The Difference Between Sales and Marketing

Balanced marketing and sales strategies turn leads into customers

Colleagues having a casual stand-up meeting
••• Klaus Vedfelt/ Taxi/ Getty Images

Strong sales techniques are vital to driving business revenue and growth. But you won't have anyone to sell to if your business lacks an effective marketing plan. The balance of marketing and sales requires a comprehensive strategy that smoothly guides leads toward becoming customers.

Marketing vs. Sales

The difference between marketing and sales lies in how close you are to converting a potential customer to an actual customer.

Marketing encompasses the strategies you use to reach new leads and generate interest in your business. It should have measurable benchmarks so that you can judge which marketing choices are cost-effective and produce results. Depending on your business, this could include:

Sales is the process of actually convincing someone to buy from your business. It often involves some level of interpersonal interaction that persuades a lead to become a customer. Most of the time, these leads have been driven to you via marketing efforts. Your sales strategies may include:

  • One-on-one meetings
  • Cold calls or warm calls
  • Networking
  • Promotional events or trade fairs
  • Retail interaction
  • Direct sales
  • Abandoned cart emails

Cold, Warm, and Hot Leads

Turning a lead into a customer takes multiple points of contact. These can include any form of marketing, as well as social proof like recommendations from friends or online search results.

As potential customers progress through these points of contact, they are referred to as cold, warm, and qualified leads.

  • Cold: Leads who are unfamiliar with your brand, have no opinion on it, or don't intend to buy anything. You may know their contact information, but you haven't yet started the process of turning them into a customer.
  • Warm: Leads who have been exposed to some of your brand messaging or have heard about your business and are somewhat interested in buying. They may have followed you on social media or expressed interest in learning about your services.
  • Hot or Qualified: Leads who have a positive opinion of your brand, know what they would like to buy from you, and are close to making a purchase. They are ready to buy and need to be convinced that you are the best business to buy from.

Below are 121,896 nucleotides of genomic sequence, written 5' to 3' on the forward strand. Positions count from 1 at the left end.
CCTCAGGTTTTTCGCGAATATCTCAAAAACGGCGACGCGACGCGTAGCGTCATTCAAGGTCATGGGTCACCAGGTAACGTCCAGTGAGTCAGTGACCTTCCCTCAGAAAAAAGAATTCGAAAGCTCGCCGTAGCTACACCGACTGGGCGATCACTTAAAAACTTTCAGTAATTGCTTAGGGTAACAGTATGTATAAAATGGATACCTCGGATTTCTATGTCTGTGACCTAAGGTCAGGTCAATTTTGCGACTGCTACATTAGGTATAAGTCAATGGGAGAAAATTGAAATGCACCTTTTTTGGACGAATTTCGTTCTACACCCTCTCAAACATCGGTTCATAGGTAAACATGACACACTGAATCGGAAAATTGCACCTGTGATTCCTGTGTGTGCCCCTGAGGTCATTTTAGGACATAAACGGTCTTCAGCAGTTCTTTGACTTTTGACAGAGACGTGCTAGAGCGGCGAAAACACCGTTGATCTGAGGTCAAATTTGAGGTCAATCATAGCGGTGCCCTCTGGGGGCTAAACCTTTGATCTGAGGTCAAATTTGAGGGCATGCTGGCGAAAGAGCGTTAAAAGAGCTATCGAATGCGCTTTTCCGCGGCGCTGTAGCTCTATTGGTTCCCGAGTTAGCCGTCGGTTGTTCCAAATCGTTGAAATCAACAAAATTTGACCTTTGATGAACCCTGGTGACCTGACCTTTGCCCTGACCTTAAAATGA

Your marketing strategies guide cold leads through the stages necessary to becoming first warm and then qualified prospects. Sales techniques are what you use to close the deal and turn them into full customers. When a prospect reaches the warm or hot level, it's much easier for a sales professional to convince them to buy.

Integrating Sales and Marketing

Integrating the work of your sales and marketing teams enables you to reach prospects at all three levels: cold, warm, and hot.

If your sales and marketing teams are in different departments, those departments must communicate in order to be effective. Have them work together to create a comprehensive strategy for reaching prospects from all three categories of leads.

Some possibilities include:

  • Cold lead strategy: Send out a direct mailing, run a digital ad, or sponsor a social media post.
  • Warm lead strategy: Write a personal follow-up email, send out a sales letter, or invite leads to a special seminar or free training session.

If your warm lead strategy creates a qualified lead, it's time to proceed with closing the sale.

  • Qualified lead strategy: Conduct a one-on-one call; schedule an in-person meeting; offer a time-limited discount; or present a proposal, estimate, or contract.

Balancing Marketing and Sales

Small businesses and startups may lack the staff for separate sales and marketing departments, relying instead on just one or two people to handle both responsibilities. While this can make it easier to create a comprehensive marketing and sales plan, it can also mean that more energy gets directed to one side of the equation.

If your small business is having trouble balancing sales and marketing, invest the time and resources to learn about marketing materials, brand messaging, and sales tactics. When you and your staff feel equally skilled in both sales and marketing, you'll be able to balance the two to create a process that reliably turns prospects into customers.